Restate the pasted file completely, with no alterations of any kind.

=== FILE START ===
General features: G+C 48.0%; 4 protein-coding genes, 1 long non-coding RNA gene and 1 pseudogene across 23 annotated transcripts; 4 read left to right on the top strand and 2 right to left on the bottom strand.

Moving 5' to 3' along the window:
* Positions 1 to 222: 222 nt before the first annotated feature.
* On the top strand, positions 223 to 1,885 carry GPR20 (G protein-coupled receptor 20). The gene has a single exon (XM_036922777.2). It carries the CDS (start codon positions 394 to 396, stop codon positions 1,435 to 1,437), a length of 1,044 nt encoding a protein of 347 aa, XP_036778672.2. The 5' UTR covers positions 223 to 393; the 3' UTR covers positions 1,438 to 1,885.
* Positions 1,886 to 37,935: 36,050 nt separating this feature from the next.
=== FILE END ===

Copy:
General features: G+C 48.0%; 4 protein-coding genes, 1 long non-coding RNA gene and 1 pseudogene across 23 annotated transcripts; 4 read left to right on the top strand and 2 right to left on the bottom strand.

Moving 5' to 3' along the window:
* Positions 1 to 222: 222 nt before the first annotated feature.
* On the top strand, positions 223 to 1,885 carry GPR20 (G protein-coupled receptor 20). The gene has a single exon (XM_036922777.2). It carries the CDS (start codon positions 394 to 396, stop codon positions 1,435 to 1,437), a length of 1,044 nt encoding a protein of 347 aa, XP_036778672.2. The 5' UTR covers positions 223 to 393; the 3' UTR covers positions 1,438 to 1,885.
* Positions 1,886 to 37,935: 36,050 nt separating this feature from the next.